02 April 2009

It was back in the 1970s that I was in a gospel meeting with the church in Quincy , Florida when I met a gentleman by the name of Denny who was the overseer of The Hav-A-Tampa Tobacco Plantation that consisted of some 1300 acres. Only 80 acres were used for raising tobacco but at a cost of about $4, 000 per acre to prepare and plant the crop. This acreage was surrounded by woods that were just beautiful without any under brush. Denny told me that he would take me out about three o’clock one afternoon to see the deer that would come out of the woods and into the rye that was planted on the 80 acres in the off season. I couldn’t believe the number of deer that came out to feast on the lush green rye. I began holding my right hand over my heart and acting like Red Fox and saying that I was about to have a big one upon seeing so many deer. I told him that there were too many deer and that they would get a disease and die and many other stories to try to get him to invite me to hunt on this Promised Land loaded with deer and turkey. Denny said that he would call me when the Florida deer hunting season opened in the fall and invite me to come down to hunt. To say that I was delighted and excited would be an understatement.

Of course I obtained a copy of the Florida hunting schedule and when deer season came in I expected to hear from my new friend Denny. But I did not hear a word from him so I wrote him a nice letter. The following is similar to the one I wrote:

Deer Denny, I do hope you and your deer family are well. My deer family is enjoying good health at the present time. It was so good to be with the deer brothers and sisters of the Quincy congregation. And it was a joy to make acquaintances with many others who have become deer friends of mine. It is good that my deer brothers here will permit me to be away from the local congregation. I do look forward to being with you and your deer family sometimes in the future. I wish for you a good day. Your deer friend, Raymond

It was not very long before I received a telephone call from Denny. When I answered, all I could hear was laughter. I asked him why he was laughing and he said that he had just received my letter. The reason he gave as to why I had not heard from him was that he had to have an emergency appendectomy. Needless to say, my good and deer friend asked me to come down and hunt on the land flowing with deer and turkey.
When I arrived at this deer infested plantation I found me a nice tree late in the afternoon and climbed up about 15 feet. Sometimes I do get a feeling like I might have monkeys somewhere back in my ancestry. But, anyway, there I sat and hearing deer a-walking in the woods behind me a-heading for the rye field. Does by the dozen came and began to feed. Then I heard a loud noise like a 200-pound deer breaking a limb. I knew that ole 7-point buck was on his way. So, the waiting game was really going by fast this time. Out came a small doe, then a nice spike and then here came the 7 point buck – within one hour of my arrival – and only 100 yards removed from the end of my trusty rifle. So I laid them crosshairs of my scope behind the shoulder of this big buck wearing my nametag and fired off a shot that should have bagged him. But all he did was to bolt and hightail it for the woods. I nearly lost my footing and plunged to the ground below in unbelief.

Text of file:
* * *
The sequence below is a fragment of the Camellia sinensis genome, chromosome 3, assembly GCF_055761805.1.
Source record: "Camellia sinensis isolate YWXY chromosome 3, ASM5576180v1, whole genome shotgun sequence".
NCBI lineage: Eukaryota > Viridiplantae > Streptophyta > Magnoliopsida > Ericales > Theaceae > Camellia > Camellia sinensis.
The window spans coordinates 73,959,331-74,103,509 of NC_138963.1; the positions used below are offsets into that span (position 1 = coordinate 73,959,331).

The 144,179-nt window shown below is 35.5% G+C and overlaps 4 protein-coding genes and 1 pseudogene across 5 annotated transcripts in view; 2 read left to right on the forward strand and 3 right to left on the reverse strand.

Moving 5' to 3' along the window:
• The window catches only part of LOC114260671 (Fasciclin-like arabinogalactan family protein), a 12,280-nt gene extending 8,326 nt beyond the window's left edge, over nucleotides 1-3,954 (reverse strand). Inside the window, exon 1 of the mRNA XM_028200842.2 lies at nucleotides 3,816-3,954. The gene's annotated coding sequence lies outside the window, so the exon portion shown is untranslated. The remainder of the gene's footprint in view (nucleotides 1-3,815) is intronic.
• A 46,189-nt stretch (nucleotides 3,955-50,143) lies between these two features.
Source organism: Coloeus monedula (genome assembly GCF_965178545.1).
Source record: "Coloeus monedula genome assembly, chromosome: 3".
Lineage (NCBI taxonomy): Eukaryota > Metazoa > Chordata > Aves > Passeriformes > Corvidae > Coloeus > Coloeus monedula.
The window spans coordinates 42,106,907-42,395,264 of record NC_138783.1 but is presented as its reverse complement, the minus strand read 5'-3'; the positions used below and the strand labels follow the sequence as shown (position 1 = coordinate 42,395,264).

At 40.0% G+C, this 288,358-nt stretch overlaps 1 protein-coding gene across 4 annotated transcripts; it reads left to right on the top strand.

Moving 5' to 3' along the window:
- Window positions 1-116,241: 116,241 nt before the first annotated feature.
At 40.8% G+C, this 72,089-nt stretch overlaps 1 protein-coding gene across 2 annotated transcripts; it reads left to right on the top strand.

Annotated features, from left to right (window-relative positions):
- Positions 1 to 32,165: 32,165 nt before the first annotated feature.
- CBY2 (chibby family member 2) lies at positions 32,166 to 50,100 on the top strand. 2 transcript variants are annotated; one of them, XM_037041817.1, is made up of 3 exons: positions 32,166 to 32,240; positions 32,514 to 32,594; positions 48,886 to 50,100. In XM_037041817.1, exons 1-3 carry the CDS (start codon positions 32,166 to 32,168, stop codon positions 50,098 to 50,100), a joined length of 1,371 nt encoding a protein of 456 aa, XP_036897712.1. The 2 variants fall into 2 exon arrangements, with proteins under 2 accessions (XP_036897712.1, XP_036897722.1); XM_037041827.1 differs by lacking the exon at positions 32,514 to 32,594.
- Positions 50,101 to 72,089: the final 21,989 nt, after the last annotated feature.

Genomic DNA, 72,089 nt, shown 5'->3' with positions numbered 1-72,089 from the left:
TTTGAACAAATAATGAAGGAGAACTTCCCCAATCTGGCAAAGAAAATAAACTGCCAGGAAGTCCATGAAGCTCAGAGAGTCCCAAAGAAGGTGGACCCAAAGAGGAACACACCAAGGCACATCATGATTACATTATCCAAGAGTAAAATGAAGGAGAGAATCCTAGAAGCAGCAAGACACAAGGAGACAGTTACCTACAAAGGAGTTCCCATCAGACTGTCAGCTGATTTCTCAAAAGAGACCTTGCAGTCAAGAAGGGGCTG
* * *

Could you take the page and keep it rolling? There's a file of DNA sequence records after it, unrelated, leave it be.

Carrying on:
Why I had that rile sighted in for 150 yards. You could have shot the eye out of a gnat at that distance (well, maybe). That deer had been reserved for me and I had missed my chance of costing the wife some big money for a shoulder mount. Well I waited and while plenty of lady deer came around and snorted at me, not one other buck showed his antlers. Finally with about 30 minutes of daylight left I got down out of the tree and walked through the beautiful virgin timber (with no underbrush) to another field. And standing out there in the open about 100 yards away was a nice 6-point buck. This time I aimed high on the shoulder and hit the deer in the stomach. Then the most frustrating thing happened – my scope fell off with the recoil of the rifle. You talk about feeling unnecessary and all that – I did. I had my rifle in one hand and my scope in the other. Furthermore the deer had not fallen. Well I had this fancy scope mount that you can see your iron sights through but that was of no avail. I put the iron sight right on that deer and shot and he just stood there. I was about to faint. Finally the deer went wobbling down into the woods where he later expired. What had gone wrong?

I discovered later that my mistake (a stupid one) had caused the whole mess. About two weeks ago before I stood my rifle by the tree where I was getting my stand down and I let the heavy tree stand slip and it hit my rifle. I thought it just hit the forearm but I was wrong. The scope had an indenture on the front of it and had been knocked loose and out of commission and the front iron sight had been damaged. Well, I paid for this mistake in a terrible way. Have you ever field dressed a deer that has been gut shot? I mean to tell you there was green stuff everywhere and I don’t mean the kind that you get when you sell tobacco.

I remember seeing a cartoon in a newspaper that pictured a cave man arriving at his home dragging a dinosaur behind him. His wife came to the opening of the cave and looked at him and the dinosaur and said, “You killed it, you clean it”. This reminds me of a verse of scripture found in Proverbs 12:27: “The lazy man does not roast what he took in hunting. But diligence is man’s precious possession.”

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